Bone Broth

Next on our list of foods to eat in the “No guts, no glory” series is Bone Broth. Fermented foods re-stock our guts with beneficial microbes to help keep it healthy. Bone broth repairs the gut lining itself. Bone broth contains collagen, which reduces inflammation in all areas of our body, including the gut. Leaky guts become less leaky when we have strong collagen stores, and bone broth is an excellent place to get natural collagen. It is also very easy to digest.

Here is my favorite homemade bone broth recipe from Dr. Josh Axe. I typically use chicken feet from Carlton Farms to make this.

If you’re not into stewing chicken feet for 24 hours (my hubby has real problem with seeing the claws!), then you can buy it too. Bonafide Provisions makes excellent bone broth that you can find in the frozen section of Whole Foods.

Happy stewing!

Fermented foods

We are starting with fermented foods as part of the “No guts, no glory” series inspired by Pique Tea’s Gut Health cheat. If you haven’t downloaded the cheat sheet, I highly recommend it! (And tell you how to, here.)

Otherwise known as cultured foods, fermented foods are made with live bacteria, and are a true foundation for gut health. And good gut health is the foundation for the overall health of our minds and bodies.

Fermentation is a method of food storage that every ancient culture used in one form or another. The key to its life-giving benefits are the live cultures (or bacteria) that are used to preserve the food. Modern technology like refrigeration, and our growing addiction to convenience have taken us away from fermented foods, and our microbiomes have suffered as a result. I believe (as do many others) that unhealthy microbiomes have resulted in so many of the chronic mental and physical health conditions we face in our modern society. So let’s get back to basics.

Two awesome metro Atlanta companies that sell a whole lot of different types of fermented foods and drinks are Ancient Awakenings in Woodstock and Cultured Traditions in Suwanee. And Carlton Farms, my very favorite, will actually deliver these products to your door, as well as literally every other food on the Gut Health Cheat Sheet that you should eat. If you prefer just to shop at the big box store, never fear, there are plenty of non-local fermented foods, like Bubbies pickles. Look in the refrigerated section, you won’t find these pickles in the middle of the store. You may also look for kimchi, sauerkraut, kombucha, and more.

Try one serving of fermented foods per day, for a week, and see how it makes you feel!

No guts, no glory

I recently reviewed the “Gut Health Cheat Sheet” I downloaded from Pique Tea. Somehow, the time was right for me to digest it, and I am struck by how simply this guide takes us through basically everything we need to know from a dietary perspective to improve the health of our bodies and minds.

I was inspired by this to do a series of posts on the elements of this simple but profound plan. It really summarizes everything I’ve learned (and that has “stuck” with me as truth), over the years.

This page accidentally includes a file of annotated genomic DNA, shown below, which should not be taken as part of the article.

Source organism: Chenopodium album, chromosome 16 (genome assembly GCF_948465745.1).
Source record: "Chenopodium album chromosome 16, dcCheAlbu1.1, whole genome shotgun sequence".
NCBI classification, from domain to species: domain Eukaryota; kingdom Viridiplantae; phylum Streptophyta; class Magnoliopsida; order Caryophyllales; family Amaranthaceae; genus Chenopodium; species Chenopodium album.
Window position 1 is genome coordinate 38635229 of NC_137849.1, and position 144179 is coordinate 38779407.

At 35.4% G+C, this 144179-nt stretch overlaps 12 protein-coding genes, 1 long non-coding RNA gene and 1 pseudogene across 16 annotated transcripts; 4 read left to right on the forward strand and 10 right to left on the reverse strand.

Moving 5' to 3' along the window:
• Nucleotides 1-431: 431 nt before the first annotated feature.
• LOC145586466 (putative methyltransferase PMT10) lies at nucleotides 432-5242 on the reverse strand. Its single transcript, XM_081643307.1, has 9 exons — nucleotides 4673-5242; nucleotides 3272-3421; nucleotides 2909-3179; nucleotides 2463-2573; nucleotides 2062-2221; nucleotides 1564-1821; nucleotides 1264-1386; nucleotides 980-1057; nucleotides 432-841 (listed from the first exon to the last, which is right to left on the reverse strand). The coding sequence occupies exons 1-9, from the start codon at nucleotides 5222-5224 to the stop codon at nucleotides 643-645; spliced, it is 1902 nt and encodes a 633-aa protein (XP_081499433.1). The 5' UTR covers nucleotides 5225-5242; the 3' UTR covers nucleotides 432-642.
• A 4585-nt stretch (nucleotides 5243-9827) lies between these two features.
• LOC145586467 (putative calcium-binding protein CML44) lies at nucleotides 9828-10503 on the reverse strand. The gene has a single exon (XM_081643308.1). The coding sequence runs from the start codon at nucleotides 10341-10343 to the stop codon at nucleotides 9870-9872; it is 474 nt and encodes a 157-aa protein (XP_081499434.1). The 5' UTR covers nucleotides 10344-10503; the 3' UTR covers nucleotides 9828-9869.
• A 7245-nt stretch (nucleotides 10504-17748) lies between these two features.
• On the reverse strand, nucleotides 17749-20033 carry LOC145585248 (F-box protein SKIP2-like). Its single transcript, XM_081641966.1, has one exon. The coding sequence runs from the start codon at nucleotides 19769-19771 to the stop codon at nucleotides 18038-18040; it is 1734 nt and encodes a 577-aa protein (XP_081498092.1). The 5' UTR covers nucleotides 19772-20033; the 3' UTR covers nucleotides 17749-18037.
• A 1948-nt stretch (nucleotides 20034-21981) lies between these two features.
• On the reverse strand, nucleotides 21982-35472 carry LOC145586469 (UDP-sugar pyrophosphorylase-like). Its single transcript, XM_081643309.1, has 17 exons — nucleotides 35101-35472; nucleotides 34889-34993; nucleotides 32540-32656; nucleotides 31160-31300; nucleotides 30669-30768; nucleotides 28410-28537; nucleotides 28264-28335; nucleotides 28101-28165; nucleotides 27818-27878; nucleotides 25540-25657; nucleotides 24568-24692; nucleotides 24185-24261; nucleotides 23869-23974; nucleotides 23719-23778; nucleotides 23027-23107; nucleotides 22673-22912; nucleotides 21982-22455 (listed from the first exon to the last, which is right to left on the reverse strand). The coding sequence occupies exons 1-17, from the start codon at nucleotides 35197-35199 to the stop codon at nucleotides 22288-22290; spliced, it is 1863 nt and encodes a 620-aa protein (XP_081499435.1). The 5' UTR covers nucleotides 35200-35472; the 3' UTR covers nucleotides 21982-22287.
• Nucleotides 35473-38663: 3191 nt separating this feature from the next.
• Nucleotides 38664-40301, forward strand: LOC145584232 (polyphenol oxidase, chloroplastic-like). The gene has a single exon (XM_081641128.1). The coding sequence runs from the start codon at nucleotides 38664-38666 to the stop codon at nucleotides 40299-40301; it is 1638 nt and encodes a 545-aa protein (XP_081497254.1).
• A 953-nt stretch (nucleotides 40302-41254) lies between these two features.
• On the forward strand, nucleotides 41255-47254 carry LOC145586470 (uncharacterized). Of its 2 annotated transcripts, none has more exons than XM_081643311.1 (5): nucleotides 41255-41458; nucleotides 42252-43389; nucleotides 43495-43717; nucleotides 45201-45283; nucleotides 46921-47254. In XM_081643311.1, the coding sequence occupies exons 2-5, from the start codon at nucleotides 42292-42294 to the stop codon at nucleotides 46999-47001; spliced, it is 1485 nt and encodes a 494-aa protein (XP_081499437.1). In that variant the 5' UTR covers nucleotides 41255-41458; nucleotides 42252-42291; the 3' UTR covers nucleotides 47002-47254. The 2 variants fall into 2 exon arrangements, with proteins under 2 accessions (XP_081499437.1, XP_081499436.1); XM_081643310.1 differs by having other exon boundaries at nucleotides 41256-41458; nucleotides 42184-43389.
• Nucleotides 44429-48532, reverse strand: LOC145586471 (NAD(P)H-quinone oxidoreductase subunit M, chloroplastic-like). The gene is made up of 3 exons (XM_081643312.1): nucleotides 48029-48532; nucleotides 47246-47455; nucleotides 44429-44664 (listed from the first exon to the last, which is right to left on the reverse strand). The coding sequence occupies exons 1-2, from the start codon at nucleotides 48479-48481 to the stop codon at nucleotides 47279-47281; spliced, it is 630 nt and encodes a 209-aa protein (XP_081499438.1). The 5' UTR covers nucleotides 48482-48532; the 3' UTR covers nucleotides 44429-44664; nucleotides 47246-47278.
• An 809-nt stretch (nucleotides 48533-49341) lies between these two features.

Since I did not ask permission to re-publish the sheet, I encourage you to visit the Pique’s blog, The Flow, to get it. Follow the link, and once you are there, a pop-up should appear, asking you for your email. If you enter your email you can download the guide to keep. I love concise, pretty information. This fits the bill.

The first step is to use tea to improve your gut health. I’ll let Pique tell you all about that.

Then they get into the foods you should focus on. We’ll take these one by one in upcoming posts. Fermented foods is first. Pique even doubles up on fermented foods in the guide, so we know they are important! Tune in tomorrow for the skinny on fermented foods.

Garden 2019: The Good, The Bad, and the Ugly

It’s almost harvest season and I wanted to include my takeaways from my first year of a real veggie garden since I have lived in this house. I had delayed planting one for the past couple of years because I wanted raised beds. This year I decided not to pressure my hubby into making them anymore, and look for what was readily available. I came upon these Big Bag Beds, and decided to give them a try.

Love them! We got a big yellow bag of compost from Super Sod, and it took about half a huge bag to fill the two beds up. By the time this all occurred, it was mid-May. This was a totally experimental year, and here are my findings.

The Good

Okra. What a beautiful plant!! Next year I will know that if you let the okra get too big, they will become tough and woody. Best to harvest when they are just a few inches long.

Herbs – most of my gardening experience has been with herbs, with an occasional pepper and tomato plant. This year I was heavy on the herbs: parsley, oregano, chives, thyme and lavendar. They are so neat and contained. Next year I will give them their own bed because I think they get offended by their sprawling veggie cousins. One herb that will not be welcomed back is the Thai basil. It is big and I like regular basil better.

Speaking of sprawling, the cucumber plant I will not do again. What a mess! My garden consists of two round beds, and really doesn’t have the room for cucumbers to creep. Besides, I don’t eat them that much and no one around me likes them.

I will do a few peppers next year, but not as many as I did this year, and I will be careful to get the bell peppers rather than the hot.

Tomato will be outside of the beds in a pot. Yes they are anti Plant Paradox, but a good homegrown tomato is the absolute best. Need to find a variety that will stay contained within my tomato stakes though.